Scotland. It's most valuable and important habitat is the Caledonian


pine forest a rich mix of trees, Heather and all the animal species


associated with it. But as beautiful as this place N is,


something is out of balance in this spectacular landscape. I'm not here


just to admire the species, I'm here to find out about one of the


most controversial issues in Britain today. They belong here


just as much as all the other animals but humans have created --


Created an ecosystem with no natural method of controlling them.


Some believe that the red deer is population is so out of balance it


needs culling. My journey starts on a special estate. He works on the


sharp end of keeping deer numbers Long-eared bats just listen. They


hear the sound... That is amazing. How does water come out of a


whale's back? It's the water that is caught on the back of the whale


so you get this spray. Out of the blow hole. It is the air that comes


out of the blow hole which is almost like a nostril on the back,


if you like. Does it smell? It does. I have had it hit me in the face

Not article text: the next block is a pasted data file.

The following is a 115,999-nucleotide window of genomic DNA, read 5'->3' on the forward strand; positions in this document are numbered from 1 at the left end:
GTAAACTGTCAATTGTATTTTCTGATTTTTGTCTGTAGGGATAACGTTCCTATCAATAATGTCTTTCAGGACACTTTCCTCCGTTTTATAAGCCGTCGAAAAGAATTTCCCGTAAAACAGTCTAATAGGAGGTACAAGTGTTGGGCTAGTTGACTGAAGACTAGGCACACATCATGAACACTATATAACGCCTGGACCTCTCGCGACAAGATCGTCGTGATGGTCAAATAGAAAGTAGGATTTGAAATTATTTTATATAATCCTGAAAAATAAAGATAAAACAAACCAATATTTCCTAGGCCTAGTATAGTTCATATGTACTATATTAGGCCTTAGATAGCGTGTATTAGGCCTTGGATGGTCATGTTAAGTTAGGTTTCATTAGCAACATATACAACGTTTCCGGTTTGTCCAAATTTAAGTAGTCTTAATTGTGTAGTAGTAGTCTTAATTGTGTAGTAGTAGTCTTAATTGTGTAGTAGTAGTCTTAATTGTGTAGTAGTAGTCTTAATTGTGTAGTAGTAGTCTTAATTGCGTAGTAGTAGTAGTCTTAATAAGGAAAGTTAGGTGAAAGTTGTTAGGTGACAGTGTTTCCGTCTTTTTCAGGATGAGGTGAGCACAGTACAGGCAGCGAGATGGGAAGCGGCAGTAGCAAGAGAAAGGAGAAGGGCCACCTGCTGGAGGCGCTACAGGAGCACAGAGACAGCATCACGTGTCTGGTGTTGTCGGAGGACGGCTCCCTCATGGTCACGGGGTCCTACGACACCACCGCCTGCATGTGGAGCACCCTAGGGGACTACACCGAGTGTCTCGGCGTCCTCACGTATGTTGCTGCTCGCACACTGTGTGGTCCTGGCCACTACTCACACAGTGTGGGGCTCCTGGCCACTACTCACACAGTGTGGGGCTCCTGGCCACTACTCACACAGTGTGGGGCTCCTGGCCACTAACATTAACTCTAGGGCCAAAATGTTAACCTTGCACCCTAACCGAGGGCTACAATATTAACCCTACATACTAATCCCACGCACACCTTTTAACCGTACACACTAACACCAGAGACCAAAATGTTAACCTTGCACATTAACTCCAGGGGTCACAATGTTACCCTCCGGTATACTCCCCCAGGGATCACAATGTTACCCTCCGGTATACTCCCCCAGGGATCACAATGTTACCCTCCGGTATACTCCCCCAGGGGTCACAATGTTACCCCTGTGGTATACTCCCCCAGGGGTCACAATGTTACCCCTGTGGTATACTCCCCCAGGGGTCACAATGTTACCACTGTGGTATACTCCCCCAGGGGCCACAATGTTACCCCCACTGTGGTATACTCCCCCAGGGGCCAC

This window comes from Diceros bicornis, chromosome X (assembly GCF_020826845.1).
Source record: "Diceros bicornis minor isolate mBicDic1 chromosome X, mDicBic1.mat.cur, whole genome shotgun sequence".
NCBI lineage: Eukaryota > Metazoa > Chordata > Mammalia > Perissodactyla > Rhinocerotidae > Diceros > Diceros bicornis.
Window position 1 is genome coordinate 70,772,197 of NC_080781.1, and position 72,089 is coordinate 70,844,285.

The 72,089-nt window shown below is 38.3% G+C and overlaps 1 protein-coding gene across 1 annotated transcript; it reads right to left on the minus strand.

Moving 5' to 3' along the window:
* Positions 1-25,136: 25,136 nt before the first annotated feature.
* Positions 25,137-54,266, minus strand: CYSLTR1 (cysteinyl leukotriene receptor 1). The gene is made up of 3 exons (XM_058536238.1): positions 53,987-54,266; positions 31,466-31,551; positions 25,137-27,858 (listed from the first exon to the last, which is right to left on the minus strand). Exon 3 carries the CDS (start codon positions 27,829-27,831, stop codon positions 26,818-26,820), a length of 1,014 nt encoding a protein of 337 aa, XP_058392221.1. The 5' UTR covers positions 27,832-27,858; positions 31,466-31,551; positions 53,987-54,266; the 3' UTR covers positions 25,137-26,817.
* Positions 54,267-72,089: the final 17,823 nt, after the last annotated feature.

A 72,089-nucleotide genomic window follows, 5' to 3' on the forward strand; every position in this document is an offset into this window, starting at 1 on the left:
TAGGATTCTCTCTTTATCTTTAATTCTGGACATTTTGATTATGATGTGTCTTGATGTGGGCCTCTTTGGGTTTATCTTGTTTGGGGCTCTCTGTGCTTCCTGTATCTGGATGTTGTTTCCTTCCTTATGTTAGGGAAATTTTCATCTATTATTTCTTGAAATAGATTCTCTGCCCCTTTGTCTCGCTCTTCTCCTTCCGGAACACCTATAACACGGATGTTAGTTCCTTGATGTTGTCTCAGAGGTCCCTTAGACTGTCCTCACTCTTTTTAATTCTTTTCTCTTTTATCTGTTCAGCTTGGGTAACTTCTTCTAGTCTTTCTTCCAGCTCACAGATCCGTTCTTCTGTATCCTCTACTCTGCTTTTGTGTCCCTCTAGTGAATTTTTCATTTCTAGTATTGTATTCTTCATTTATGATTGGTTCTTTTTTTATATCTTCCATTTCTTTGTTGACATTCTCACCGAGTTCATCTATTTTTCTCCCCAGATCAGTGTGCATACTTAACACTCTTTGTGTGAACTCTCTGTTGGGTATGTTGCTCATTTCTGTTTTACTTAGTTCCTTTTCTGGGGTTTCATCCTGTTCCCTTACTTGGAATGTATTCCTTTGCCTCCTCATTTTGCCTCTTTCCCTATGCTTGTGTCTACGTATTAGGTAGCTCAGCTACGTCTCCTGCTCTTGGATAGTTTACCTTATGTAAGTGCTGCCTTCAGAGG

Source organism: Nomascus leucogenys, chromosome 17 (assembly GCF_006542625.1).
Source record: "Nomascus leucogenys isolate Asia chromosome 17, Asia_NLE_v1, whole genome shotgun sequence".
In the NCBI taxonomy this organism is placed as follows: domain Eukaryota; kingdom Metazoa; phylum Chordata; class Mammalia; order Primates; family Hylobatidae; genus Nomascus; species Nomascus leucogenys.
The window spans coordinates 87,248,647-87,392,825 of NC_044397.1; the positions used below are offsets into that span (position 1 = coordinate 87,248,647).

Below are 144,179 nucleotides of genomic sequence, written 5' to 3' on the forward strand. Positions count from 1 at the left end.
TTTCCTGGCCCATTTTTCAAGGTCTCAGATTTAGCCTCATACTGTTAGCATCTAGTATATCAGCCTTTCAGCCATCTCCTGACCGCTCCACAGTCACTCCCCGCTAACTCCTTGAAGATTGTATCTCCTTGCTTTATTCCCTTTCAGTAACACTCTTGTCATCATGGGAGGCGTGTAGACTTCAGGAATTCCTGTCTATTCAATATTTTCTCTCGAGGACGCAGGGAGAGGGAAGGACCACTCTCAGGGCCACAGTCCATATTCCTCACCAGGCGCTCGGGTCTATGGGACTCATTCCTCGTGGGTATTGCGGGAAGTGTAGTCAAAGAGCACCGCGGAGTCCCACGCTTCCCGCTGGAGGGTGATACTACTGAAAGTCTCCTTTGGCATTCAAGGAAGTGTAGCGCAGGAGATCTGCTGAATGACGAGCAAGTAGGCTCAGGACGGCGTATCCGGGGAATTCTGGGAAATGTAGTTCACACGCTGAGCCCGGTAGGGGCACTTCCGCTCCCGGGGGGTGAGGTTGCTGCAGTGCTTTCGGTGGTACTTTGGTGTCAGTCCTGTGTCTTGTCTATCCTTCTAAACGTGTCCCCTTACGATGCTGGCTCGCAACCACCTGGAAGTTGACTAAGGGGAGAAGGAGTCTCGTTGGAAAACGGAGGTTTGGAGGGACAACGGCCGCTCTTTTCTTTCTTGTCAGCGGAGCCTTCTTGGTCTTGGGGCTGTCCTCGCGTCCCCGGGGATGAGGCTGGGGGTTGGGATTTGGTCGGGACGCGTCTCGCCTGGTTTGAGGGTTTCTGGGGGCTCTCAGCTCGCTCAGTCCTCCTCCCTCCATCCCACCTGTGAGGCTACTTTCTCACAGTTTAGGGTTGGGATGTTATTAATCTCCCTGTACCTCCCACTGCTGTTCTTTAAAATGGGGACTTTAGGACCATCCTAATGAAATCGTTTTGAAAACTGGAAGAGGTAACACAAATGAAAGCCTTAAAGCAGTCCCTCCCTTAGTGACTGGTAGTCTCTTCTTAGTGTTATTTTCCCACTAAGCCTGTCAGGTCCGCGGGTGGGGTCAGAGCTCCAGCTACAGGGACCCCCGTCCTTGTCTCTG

once! It is not very pleasant. If you go whale watching, don't go too


close. I wish you had bathed before you came in! Why do ladybirds have


spots? Chris? Nick Baker could answer that one! Try and condense


it. I will ignore the spots and go for the colour. Contrasting


markings, just to warn potential predators they are distasteful.


spots are there to break up the obvious and make it a distinctive


obvious and make it a distinctive animal. You know me, don't eat me


because I'm foul-tasting. If you squash one in your fingers, not


literally squash it, but if you smell your fingers afterwards they


reflex bleed out of their knee joints and it is quite a soapy


smell. You wouldn't want to put that in your mouth. If you lick it,


it is very bitter. I didn't know that. Shall we go to the board? We


have so many letters and drawings from viewers. Look at this. All


sorts of things. This is all from one family. This is Will. Aged four.


He's done us, basically. There's me. I have very long legs there.


There's Chris. You are a bit smaller! LAUGHTER Very rounded!


This one's from Joe, aged six. These are great hedgehogs. A good


message. Don't give bread and milk because it will make them poorly.


That is pretty good. There's me. Martin. There's you. And there's


Chris with the owl. "I like poodles and poo." We know, Chris! This


picture, this is beautiful. The badgers. And this is the most


beautiful duck on earth. Some great artwork there. We have also had


some tremendous photographs sent in. I am always critical... Before you


do that, we should gather the starlings up. Before you do the


photos... There is a bit of speed about this. A pair of dogs is going


to come at me! They make a sparrowhawk look pretty tame!